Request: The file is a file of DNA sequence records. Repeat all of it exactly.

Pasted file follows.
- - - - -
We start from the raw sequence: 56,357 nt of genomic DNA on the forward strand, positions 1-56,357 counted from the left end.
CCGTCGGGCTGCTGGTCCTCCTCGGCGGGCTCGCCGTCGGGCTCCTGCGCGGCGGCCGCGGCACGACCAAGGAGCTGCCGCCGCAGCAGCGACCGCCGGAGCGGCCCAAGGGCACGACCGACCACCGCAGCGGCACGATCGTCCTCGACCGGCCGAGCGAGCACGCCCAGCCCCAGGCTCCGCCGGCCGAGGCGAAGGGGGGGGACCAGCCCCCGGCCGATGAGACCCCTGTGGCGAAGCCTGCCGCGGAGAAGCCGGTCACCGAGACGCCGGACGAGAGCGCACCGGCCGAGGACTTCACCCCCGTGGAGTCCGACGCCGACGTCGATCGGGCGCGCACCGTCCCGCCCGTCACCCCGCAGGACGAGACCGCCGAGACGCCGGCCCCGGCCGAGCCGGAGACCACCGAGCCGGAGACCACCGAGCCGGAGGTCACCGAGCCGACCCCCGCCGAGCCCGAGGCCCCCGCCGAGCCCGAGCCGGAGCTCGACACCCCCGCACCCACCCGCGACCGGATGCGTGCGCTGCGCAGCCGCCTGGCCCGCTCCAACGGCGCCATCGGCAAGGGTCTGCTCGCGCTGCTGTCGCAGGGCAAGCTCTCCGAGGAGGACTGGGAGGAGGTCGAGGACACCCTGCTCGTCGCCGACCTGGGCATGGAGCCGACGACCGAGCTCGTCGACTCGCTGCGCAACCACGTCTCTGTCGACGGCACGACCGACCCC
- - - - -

We start from the raw sequence: 56,357 nt of genomic DNA on the forward strand, positions 1-56,357 counted from the left end.
CCGTCGGGCTGCTGGTCCTCCTCGGCGGGCTCGCCGTCGGGCTCCTGCGCGGCGGCCGCGGCACGACCAAGGAGCTGCCGCCGCAGCAGCGACCGCCGGAGCGGCCCAAGGGCACGACCGACCACCGCAGCGGCACGATCGTCCTCGACCGGCCGAGCGAGCACGCCCAGCCCCAGGCTCCGCCGGCCGAGGCGAAGGGGGGGGACCAGCCCCCGGCCGATGAGACCCCTGTGGCGAAGCCTGCCGCGGAGAAGCCGGTCACCGAGACGCCGGACGAGAGCGCACCGGCCGAGGACTTCACCCCCGTGGAGTCCGACGCCGACGTCGATCGGGCGCGCACCGTCCCGCCCGTCACCCCGCAGGACGAGACCGCCGAGACGCCGGCCCCGGCCGAGCCGGAGACCACCGAGCCGGAGACCACCGAGCCGGAGGTCACCGAGCCGACCCCCGCCGAGCCCGAGGCCCCCGCCGAGCCCGAGCCGGAGCTCGACACCCCCGCACCCACCCGCGACCGGATGCGTGCGCTGCGCAGCCGCCTGGCCCGCTCCAACGGCGCCATCGGCAAGGGTCTGCTCGCGCTGCTGTCGCAGGGCAAGCTCTCCGAGGAGGACTGGGAGGAGGTCGAGGACACCCTGCTCGTCGCCGACCTGGGCATGGAGCCGACGACCGAGCTCGTCGACTCGCTGCGCAACCACGTCTCTGTCGACGGCACGACCGACCCC